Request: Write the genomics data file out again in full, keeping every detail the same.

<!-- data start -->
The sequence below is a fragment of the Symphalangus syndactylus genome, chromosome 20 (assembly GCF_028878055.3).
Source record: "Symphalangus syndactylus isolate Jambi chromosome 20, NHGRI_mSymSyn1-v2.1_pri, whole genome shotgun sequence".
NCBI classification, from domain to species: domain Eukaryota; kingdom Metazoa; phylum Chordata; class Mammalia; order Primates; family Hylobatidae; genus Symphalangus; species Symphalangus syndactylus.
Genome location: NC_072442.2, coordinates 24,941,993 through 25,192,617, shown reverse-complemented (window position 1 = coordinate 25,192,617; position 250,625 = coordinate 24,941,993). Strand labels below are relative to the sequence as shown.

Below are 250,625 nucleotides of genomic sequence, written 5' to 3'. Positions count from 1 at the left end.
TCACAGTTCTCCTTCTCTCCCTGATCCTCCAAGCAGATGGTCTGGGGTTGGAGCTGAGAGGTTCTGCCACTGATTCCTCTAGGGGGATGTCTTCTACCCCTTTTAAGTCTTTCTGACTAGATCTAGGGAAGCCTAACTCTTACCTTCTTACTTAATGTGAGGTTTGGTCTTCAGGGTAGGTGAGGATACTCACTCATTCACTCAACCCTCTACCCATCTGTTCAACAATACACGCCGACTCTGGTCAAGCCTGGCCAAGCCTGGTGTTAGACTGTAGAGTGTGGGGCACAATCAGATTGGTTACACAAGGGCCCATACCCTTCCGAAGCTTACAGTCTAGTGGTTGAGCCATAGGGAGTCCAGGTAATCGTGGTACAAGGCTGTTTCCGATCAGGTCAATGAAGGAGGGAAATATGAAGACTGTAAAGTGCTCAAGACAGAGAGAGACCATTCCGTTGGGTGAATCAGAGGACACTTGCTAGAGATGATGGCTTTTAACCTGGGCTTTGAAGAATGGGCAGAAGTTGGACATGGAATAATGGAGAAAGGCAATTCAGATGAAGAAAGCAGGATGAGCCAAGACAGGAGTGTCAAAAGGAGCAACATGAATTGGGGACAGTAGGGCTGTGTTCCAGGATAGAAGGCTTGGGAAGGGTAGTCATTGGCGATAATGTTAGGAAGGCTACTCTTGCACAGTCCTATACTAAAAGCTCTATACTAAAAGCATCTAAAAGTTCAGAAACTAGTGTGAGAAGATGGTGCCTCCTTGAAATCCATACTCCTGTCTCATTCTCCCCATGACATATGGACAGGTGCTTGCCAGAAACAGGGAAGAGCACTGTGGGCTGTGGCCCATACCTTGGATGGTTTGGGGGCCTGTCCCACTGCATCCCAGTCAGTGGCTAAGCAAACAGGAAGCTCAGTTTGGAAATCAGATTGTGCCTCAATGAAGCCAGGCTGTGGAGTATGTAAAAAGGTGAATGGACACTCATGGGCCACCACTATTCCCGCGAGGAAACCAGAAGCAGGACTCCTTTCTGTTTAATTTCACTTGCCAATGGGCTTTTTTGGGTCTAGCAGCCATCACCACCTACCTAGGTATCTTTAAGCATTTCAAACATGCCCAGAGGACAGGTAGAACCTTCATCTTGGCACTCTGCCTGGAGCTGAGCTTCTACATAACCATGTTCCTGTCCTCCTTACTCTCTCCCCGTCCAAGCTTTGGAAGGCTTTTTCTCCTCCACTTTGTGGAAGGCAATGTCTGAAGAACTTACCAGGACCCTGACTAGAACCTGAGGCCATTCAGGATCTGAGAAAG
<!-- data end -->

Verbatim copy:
The sequence below is a fragment of the Symphalangus syndactylus genome, chromosome 20 (assembly GCF_028878055.3).
Source record: "Symphalangus syndactylus isolate Jambi chromosome 20, NHGRI_mSymSyn1-v2.1_pri, whole genome shotgun sequence".
NCBI classification, from domain to species: domain Eukaryota; kingdom Metazoa; phylum Chordata; class Mammalia; order Primates; family Hylobatidae; genus Symphalangus; species Symphalangus syndactylus.
Genome location: NC_072442.2, coordinates 24,941,993 through 25,192,617, shown reverse-complemented (window position 1 = coordinate 25,192,617; position 250,625 = coordinate 24,941,993). Strand labels below are relative to the sequence as shown.

Below are 250,625 nucleotides of genomic sequence, written 5' to 3'. Positions count from 1 at the left end.
TCACAGTTCTCCTTCTCTCCCTGATCCTCCAAGCAGATGGTCTGGGGTTGGAGCTGAGAGGTTCTGCCACTGATTCCTCTAGGGGGATGTCTTCTACCCCTTTTAAGTCTTTCTGACTAGATCTAGGGAAGCCTAACTCTTACCTTCTTACTTAATGTGAGGTTTGGTCTTCAGGGTAGGTGAGGATACTCACTCATTCACTCAACCCTCTACCCATCTGTTCAACAATACACGCCGACTCTGGTCAAGCCTGGCCAAGCCTGGTGTTAGACTGTAGAGTGTGGGGCACAATCAGATTGGTTACACAAGGGCCCATACCCTTCCGAAGCTTACAGTCTAGTGGTTGAGCCATAGGGAGTCCAGGTAATCGTGGTACAAGGCTGTTTCCGATCAGGTCAATGAAGGAGGGAAATATGAAGACTGTAAAGTGCTCAAGACAGAGAGAGACCATTCCGTTGGGTGAATCAGAGGACACTTGCTAGAGATGATGGCTTTTAACCTGGGCTTTGAAGAATGGGCAGAAGTTGGACATGGAATAATGGAGAAAGGCAATTCAGATGAAGAAAGCAGGATGAGCCAAGACAGGAGTGTCAAAAGGAGCAACATGAATTGGGGACAGTAGGGCTGTGTTCCAGGATAGAAGGCTTGGGAAGGGTAGTCATTGGCGATAATGTTAGGAAGGCTACTCTTGCACAGTCCTATACTAAAAGCTCTATACTAAAAGCATCTAAAAGTTCAGAAACTAGTGTGAGAAGATGGTGCCTCCTTGAAATCCATACTCCTGTCTCATTCTCCCCATGACATATGGACAGGTGCTTGCCAGAAACAGGGAAGAGCACTGTGGGCTGTGGCCCATACCTTGGATGGTTTGGGGGCCTGTCCCACTGCATCCCAGTCAGTGGCTAAGCAAACAGGAAGCTCAGTTTGGAAATCAGATTGTGCCTCAATGAAGCCAGGCTGTGGAGTATGTAAAAAGGTGAATGGACACTCATGGGCCACCACTATTCCCGCGAGGAAACCAGAAGCAGGACTCCTTTCTGTTTAATTTCACTTGCCAATGGGCTTTTTTGGGTCTAGCAGCCATCACCACCTACCTAGGTATCTTTAAGCATTTCAAACATGCCCAGAGGACAGGTAGAACCTTCATCTTGGCACTCTGCCTGGAGCTGAGCTTCTACATAACCATGTTCCTGTCCTCCTTACTCTCTCCCCGTCCAAGCTTTGGAAGGCTTTTTCTCCTCCACTTTGTGGAAGGCAATGTCTGAAGAACTTACCAGGACCCTGACTAGAACCTGAGGCCATTCAGGATCTGAGAAAG